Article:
Giraffes are strange beasts. Whether we're talking about the charismatic, long-necked forms strutting over the savanna or the secretive, forest-dwelling okapi, even a glance sets them apart from other mammals. The fossil forms were just as weird. Some were slender. Some were bulky and bore flashy ossicones on their skulls. And now a new fossil species is adding context to the deep history of these remarkable mammals.

Known from a skull and partial skeleton found in the roughly 9 million year old rock of Spain, the new species is called Decennatherium rex. This was a big beast. Even though this ancient giraffe didn't have a particularly long neck, paleontologist María Ríos and colleagues reconstruct D. rex as over six feet high at the shoulder, carrying its head high enough that it could easily look down on you.

But what makes D. rex so special isn't its size, but its relationship to other fossil giraffes. Ríos and coauthors found that this hefty herbivore is a branch on the giraffe family tree near the origin of two major extinct subgroups - the sivatheres and the samotheres. These were stocky giraffes with four ossicones, some of which looked like giraffes trying to do an impression of the moose. And given that D. rex extends the range of these groups back to about 9 million years ago, Ríos and colleagues point out, it helps make this broader family of sivatheres and samotheres a long-lived and successful family, despite presently being extinct. Not bad for a ruminant that's been dead since the Miocene.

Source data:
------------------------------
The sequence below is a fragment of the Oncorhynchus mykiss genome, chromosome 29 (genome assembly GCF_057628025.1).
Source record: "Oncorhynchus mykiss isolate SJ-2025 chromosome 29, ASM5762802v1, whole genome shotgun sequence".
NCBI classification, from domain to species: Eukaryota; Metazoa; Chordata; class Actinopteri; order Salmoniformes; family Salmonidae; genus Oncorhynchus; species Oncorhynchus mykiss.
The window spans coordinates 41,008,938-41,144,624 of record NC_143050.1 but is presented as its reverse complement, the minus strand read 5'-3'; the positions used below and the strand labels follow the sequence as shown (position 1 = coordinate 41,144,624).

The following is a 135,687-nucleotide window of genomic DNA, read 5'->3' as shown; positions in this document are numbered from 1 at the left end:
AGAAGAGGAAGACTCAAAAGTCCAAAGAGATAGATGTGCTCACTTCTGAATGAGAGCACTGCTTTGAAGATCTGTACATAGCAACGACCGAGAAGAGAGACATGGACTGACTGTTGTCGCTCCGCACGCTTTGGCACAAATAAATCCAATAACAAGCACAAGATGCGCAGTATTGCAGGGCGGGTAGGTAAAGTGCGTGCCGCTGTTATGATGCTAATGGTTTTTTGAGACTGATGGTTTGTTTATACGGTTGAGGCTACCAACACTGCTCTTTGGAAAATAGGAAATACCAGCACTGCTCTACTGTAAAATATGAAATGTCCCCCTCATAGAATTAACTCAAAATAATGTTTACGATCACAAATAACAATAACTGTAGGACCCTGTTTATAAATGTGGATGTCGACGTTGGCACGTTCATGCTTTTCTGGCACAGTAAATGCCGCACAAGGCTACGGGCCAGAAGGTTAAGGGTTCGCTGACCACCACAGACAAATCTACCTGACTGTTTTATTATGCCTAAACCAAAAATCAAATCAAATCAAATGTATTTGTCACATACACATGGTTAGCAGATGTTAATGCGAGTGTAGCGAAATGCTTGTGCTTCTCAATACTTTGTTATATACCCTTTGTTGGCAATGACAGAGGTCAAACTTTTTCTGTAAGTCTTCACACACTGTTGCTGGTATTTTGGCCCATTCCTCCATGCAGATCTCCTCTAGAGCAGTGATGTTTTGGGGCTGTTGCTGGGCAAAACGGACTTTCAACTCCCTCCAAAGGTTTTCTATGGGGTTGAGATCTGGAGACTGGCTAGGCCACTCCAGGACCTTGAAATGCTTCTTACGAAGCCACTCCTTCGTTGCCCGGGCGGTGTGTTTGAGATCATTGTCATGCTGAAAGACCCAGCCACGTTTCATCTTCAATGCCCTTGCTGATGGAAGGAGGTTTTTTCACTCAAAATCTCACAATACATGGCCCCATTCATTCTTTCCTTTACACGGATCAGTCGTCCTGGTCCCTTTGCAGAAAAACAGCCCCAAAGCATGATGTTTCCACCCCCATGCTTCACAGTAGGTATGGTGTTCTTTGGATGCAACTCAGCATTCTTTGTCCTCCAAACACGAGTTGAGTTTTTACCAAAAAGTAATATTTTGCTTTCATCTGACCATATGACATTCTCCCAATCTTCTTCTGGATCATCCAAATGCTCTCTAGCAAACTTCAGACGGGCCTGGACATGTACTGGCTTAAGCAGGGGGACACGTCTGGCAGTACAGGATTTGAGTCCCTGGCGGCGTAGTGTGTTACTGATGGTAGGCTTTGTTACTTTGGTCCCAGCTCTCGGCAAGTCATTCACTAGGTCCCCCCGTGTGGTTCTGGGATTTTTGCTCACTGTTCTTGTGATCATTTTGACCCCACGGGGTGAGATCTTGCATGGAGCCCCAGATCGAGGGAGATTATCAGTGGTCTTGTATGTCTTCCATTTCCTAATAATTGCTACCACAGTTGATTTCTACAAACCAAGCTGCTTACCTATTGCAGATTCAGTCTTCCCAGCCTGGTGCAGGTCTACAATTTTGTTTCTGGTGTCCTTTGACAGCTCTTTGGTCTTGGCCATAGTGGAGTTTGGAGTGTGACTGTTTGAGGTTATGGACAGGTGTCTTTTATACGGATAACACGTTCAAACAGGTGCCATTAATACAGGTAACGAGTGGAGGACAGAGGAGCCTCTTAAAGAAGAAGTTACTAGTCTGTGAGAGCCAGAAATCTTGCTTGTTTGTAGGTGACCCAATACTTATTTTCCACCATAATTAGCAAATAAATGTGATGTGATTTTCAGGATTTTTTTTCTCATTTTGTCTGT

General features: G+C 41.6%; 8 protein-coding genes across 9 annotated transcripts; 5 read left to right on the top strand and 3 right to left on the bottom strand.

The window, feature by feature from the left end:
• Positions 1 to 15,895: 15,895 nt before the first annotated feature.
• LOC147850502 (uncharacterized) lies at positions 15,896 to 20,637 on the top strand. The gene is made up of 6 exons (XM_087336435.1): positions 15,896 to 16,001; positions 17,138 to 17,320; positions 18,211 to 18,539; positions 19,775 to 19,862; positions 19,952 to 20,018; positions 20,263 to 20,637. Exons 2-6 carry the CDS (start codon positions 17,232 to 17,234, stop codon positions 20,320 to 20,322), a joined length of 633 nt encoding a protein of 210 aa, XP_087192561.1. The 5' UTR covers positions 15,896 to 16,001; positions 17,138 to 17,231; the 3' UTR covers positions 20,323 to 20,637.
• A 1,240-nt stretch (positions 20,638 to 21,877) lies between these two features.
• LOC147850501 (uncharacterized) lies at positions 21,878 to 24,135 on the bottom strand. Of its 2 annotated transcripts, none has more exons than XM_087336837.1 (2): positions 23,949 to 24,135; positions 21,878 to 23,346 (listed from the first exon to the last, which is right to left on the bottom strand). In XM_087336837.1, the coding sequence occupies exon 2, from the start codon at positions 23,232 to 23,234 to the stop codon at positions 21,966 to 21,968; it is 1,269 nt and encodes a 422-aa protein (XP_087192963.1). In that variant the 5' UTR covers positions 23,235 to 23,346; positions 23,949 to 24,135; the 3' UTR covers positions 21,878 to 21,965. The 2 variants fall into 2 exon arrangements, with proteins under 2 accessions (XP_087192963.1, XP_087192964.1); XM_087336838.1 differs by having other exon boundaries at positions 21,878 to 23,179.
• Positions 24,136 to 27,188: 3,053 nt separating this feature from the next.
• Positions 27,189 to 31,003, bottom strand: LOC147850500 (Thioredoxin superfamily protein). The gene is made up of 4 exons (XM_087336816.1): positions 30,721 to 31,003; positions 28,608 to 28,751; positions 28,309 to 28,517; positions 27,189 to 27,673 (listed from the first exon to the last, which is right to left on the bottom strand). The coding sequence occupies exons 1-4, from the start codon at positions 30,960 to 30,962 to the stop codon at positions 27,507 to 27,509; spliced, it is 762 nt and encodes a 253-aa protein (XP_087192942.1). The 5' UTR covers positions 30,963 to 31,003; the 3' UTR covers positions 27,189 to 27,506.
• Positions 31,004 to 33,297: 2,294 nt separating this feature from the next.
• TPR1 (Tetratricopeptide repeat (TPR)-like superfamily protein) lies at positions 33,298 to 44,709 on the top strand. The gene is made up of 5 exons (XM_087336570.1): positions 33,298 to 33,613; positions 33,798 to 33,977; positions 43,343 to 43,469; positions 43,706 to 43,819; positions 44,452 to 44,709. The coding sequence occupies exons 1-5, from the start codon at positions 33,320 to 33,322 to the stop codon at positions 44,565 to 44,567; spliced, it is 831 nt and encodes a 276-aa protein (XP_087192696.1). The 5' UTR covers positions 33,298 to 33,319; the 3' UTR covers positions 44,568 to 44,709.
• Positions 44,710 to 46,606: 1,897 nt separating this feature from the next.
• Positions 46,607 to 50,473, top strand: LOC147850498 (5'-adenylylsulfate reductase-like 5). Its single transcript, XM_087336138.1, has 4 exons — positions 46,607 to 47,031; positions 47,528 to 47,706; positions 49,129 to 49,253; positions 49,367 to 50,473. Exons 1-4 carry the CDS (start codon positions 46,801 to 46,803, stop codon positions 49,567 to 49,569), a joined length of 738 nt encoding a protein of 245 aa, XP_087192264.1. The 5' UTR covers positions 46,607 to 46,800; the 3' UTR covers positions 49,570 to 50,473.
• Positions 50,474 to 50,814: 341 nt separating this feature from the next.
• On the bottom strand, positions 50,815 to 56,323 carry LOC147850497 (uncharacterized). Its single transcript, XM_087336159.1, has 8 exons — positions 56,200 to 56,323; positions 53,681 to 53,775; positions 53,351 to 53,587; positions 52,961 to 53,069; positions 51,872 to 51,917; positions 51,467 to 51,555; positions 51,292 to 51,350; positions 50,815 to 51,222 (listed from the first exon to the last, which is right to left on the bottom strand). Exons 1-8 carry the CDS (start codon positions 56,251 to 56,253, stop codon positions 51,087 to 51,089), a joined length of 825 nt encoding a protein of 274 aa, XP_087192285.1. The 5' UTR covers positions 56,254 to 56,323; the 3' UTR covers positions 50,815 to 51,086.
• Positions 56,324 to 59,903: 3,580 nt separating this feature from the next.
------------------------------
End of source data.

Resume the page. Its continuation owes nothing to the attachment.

The skeleton of Decennatherium rex. Credit: Ríos et al 2017

Fossil Facts

Name: Decennatherium rex

Meaning: Decennatherium is a previously-established genus of giraffid, and the new species name rex is meant to signify that this large animal was the king of the Miocene Iberian giraffids.

Age: Miocene, about 9 million years old.

Where in the world?: Cerro de los Batallones, Spain.

What sort of organism?: A giraffid.

How much of the organism’s is known?: A skull and partial skeleton.


Ríos, M., Sánchez, I., Morales, J. 2017. A new giraffid (Mammalia, Ruminantia, Pecora) from the late Miocene of Spain, and the evolution of the sivathere-samothere lineage. PLOS ONE. doi:  10.1371/journal.pone.0185378

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